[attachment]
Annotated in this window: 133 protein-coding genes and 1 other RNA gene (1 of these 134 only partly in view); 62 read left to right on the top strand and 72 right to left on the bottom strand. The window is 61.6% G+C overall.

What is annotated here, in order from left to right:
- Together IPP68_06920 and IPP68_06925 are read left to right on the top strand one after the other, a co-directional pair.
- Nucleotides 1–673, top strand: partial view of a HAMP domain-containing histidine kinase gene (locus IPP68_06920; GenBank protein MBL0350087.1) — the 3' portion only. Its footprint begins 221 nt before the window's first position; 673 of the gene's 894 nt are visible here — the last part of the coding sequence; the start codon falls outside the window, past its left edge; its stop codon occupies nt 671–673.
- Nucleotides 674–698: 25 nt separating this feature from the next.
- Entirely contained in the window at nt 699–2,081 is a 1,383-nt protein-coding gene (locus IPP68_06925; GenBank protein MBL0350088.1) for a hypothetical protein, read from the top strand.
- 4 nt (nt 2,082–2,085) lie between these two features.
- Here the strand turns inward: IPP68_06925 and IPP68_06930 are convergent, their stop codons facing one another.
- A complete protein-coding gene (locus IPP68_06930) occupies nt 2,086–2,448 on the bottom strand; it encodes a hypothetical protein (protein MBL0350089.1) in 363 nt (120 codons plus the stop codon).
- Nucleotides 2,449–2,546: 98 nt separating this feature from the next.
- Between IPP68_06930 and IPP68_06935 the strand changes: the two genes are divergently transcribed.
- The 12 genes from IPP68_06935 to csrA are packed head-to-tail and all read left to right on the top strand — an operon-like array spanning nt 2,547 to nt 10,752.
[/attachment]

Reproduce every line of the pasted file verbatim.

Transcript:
Annotated in this window: 133 protein-coding genes and 1 other RNA gene (1 of these 134 only partly in view); 62 read left to right on the top strand and 72 right to left on the bottom strand. The window is 61.6% G+C overall.

What is annotated here, in order from left to right:
- Together IPP68_06920 and IPP68_06925 are read left to right on the top strand one after the other, a co-directional pair.
- Nucleotides 1–673, top strand: partial view of a HAMP domain-containing histidine kinase gene (locus IPP68_06920; GenBank protein MBL0350087.1) — the 3' portion only. Its footprint begins 221 nt before the window's first position; 673 of the gene's 894 nt are visible here — the last part of the coding sequence; the start codon falls outside the window, past its left edge; its stop codon occupies nt 671–673.
- Nucleotides 674–698: 25 nt separating this feature from the next.
- Entirely contained in the window at nt 699–2,081 is a 1,383-nt protein-coding gene (locus IPP68_06925; GenBank protein MBL0350088.1) for a hypothetical protein, read from the top strand.
- 4 nt (nt 2,082–2,085) lie between these two features.
- Here the strand turns inward: IPP68_06925 and IPP68_06930 are convergent, their stop codons facing one another.
- A complete protein-coding gene (locus IPP68_06930) occupies nt 2,086–2,448 on the bottom strand; it encodes a hypothetical protein (protein MBL0350089.1) in 363 nt (120 codons plus the stop codon).
- Nucleotides 2,449–2,546: 98 nt separating this feature from the next.
- Between IPP68_06930 and IPP68_06935 the strand changes: the two genes are divergently transcribed.
- The 12 genes from IPP68_06935 to csrA are packed head-to-tail and all read left to right on the top strand — an operon-like array spanning nt 2,547 to nt 10,752.